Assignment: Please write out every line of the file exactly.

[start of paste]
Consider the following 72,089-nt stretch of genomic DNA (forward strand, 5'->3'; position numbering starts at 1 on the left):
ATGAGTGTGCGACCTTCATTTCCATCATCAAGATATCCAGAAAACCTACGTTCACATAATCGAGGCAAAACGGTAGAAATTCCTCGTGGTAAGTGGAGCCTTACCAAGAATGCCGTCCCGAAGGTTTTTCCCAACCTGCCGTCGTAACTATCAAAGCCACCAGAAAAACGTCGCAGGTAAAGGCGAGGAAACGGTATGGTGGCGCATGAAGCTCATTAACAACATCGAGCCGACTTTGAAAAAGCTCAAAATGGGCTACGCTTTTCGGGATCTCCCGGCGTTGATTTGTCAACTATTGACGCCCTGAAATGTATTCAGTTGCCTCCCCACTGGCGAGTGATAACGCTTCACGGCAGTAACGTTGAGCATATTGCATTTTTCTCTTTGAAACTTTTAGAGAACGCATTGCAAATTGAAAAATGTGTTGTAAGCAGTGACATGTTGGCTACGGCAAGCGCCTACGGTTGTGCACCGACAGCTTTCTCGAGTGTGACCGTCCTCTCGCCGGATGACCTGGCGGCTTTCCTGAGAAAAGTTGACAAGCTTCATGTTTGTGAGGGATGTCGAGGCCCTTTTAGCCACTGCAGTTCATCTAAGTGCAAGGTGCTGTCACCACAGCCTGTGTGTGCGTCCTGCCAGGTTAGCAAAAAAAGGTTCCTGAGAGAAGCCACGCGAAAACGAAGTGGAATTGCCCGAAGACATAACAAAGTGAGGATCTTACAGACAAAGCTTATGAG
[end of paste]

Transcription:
Consider the following 72,089-nt stretch of genomic DNA (forward strand, 5'->3'; position numbering starts at 1 on the left):
ATGAGTGTGCGACCTTCATTTCCATCATCAAGATATCCAGAAAACCTACGTTCACATAATCGAGGCAAAACGGTAGAAATTCCTCGTGGTAAGTGGAGCCTTACCAAGAATGCCGTCCCGAAGGTTTTTCCCAACCTGCCGTCGTAACTATCAAAGCCACCAGAAAAACGTCGCAGGTAAAGGCGAGGAAACGGTATGGTGGCGCATGAAGCTCATTAACAACATCGAGCCGACTTTGAAAAAGCTCAAAATGGGCTACGCTTTTCGGGATCTCCCGGCGTTGATTTGTCAACTATTGACGCCCTGAAATGTATTCAGTTGCCTCCCCACTGGCGAGTGATAACGCTTCACGGCAGTAACGTTGAGCATATTGCATTTTTCTCTTTGAAACTTTTAGAGAACGCATTGCAAATTGAAAAATGTGTTGTAAGCAGTGACATGTTGGCTACGGCAAGCGCCTACGGTTGTGCACCGACAGCTTTCTCGAGTGTGACCGTCCTCTCGCCGGATGACCTGGCGGCTTTCCTGAGAAAAGTTGACAAGCTTCATGTTTGTGAGGGATGTCGAGGCCCTTTTAGCCACTGCAGTTCATCTAAGTGCAAGGTGCTGTCACCACAGCCTGTGTGTGCGTCCTGCCAGGTTAGCAAAAAAAGGTTCCTGAGAGAAGCCACGCGAAAACGAAGTGGAATTGCCCGAAGACATAACAAAGTGAGGATCTTACAGACAAAGCTTATGAG